• How to buy storage

    Do storage vendors really sell hardware anymore? I'd say no. They sell solutions, value-add services, software, maintenance and so forth. Whatever they call it, you still need to store, protect, back up and archive your data on something.

  • Allianz Life adopts tiered storage

    Two years ago, David Kaercher, vice president of core services for Allianz Life Insurance Company of North America, had a dismal storage utilization rate of around 30 percent and little buy-in from business executives who didn't want to spend money on systems they didn't understand.

  • Watchful eye

    Storage resource management offers a single window into the storage network.

  • Data Center Gets Star Treatment

    As it rushed to complete work on Star Wars: Episode III-Revenge of the Sith last February, special effects company Industrial Light and Magic found itself split between two worlds. The new home of the San Rafael, California-based studio was in the final phase of construction as part of the Letterman Digital Arts Center (LDAC), a 850,000 -square-foot, four-building campus in San Francisco's Presidio National Park. Two of those buildings today serve as headquarters for George Lucas' Lucasfilm as well as its ILM and LucasArts Entertainment Co. subsidiaries.

  • BI Backup Breach

    It's not difficult to do, but backing up BI data takes time and effort. Without it, that hard-earned data could float away.

  • Storage by the cluster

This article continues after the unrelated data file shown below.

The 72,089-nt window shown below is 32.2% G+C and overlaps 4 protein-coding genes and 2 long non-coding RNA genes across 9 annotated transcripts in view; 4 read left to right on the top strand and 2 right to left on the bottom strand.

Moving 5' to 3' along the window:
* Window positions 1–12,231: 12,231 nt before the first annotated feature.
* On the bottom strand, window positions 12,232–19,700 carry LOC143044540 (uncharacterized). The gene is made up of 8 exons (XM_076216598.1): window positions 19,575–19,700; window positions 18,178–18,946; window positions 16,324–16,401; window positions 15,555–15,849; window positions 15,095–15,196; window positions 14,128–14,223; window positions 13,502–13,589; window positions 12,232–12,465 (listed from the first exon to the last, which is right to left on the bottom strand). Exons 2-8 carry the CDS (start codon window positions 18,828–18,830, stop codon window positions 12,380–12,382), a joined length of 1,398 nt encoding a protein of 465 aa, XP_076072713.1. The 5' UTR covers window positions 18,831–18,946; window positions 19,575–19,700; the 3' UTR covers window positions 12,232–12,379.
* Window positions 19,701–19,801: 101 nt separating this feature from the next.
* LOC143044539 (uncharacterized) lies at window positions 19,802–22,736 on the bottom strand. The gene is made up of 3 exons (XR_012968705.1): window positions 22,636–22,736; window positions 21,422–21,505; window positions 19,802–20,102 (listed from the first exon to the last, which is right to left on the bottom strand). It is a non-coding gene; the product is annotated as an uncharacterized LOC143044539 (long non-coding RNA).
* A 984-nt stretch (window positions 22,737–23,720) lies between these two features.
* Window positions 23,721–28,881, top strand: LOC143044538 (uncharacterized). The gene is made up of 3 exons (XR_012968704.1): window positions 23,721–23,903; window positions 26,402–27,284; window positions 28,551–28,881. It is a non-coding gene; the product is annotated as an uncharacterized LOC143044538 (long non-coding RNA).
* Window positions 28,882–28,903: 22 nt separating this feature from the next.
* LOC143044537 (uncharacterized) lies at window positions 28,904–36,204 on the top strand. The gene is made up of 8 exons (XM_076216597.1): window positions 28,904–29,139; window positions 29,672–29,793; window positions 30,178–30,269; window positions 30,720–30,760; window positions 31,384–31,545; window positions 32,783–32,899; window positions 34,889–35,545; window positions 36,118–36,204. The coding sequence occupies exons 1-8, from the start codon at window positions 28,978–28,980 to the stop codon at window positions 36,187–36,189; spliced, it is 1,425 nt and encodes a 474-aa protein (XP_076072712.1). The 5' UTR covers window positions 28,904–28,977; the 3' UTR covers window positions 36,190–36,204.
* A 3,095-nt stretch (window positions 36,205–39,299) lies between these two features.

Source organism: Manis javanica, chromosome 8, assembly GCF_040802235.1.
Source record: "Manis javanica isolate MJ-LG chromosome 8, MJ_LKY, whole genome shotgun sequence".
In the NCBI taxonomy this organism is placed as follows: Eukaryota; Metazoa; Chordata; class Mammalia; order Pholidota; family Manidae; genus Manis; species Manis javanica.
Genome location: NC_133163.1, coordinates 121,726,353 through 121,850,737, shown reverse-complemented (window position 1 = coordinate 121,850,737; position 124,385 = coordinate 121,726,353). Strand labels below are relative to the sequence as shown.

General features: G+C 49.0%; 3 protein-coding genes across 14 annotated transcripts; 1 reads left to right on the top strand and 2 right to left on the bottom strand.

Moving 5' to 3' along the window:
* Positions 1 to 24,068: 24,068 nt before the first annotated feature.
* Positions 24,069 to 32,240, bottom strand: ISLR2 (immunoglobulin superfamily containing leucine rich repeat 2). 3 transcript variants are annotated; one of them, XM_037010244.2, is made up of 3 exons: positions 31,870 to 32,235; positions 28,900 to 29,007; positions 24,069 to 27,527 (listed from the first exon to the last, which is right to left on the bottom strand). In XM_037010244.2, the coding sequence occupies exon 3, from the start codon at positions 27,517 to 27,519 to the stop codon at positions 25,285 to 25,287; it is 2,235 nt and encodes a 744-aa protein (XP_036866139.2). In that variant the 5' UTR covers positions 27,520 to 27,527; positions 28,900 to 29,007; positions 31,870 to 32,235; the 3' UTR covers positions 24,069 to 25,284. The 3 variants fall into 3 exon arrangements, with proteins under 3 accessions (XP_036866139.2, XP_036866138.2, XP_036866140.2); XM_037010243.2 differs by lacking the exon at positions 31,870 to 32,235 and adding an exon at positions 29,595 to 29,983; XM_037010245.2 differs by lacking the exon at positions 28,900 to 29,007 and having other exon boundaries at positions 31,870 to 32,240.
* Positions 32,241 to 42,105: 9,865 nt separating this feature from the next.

Russ Miller runs a monster of a server cluster that eats storage at an incredible rate. The bandwidth requirements alone on his 22TFLOPS system force Miller to look outside the storage box, so to speak, for better throughput and scalability.

  • Making sense of storage management

    In a world where compliance encourages companies to save everything, emerging standards promise flexibility and control for heterogeneous storage environments.

  • The 100-Year Archive Dilemma

    As more organisations store more data longer, the IT industry seeks a better way.

  • NAS and SAN - a meeting of distinction

    For so long defined as individual technologies, NAS and SAN systems are rapidly converging to the point where the software controls the distinction. IT managers looking at next-generation storage systems must see beyond the box to more unified network storage architecture. Rodney Gedda reports

  • Future of Storage

    Storage has come along way in just a few short years with the advent of virtualization, information lifecycle management and consolidation. Companies of any size can access a vast array of strategies, tools and solutions. But what's next? Siobhan McBride looks at where storage can go from here

  • Big-time Storage on the Cheap

    Late last year, Ameritrade Holding's IT department began ripping out its high-end monolithic storage systems and replacing them with less-expensive and more-modular midrange storage arrays.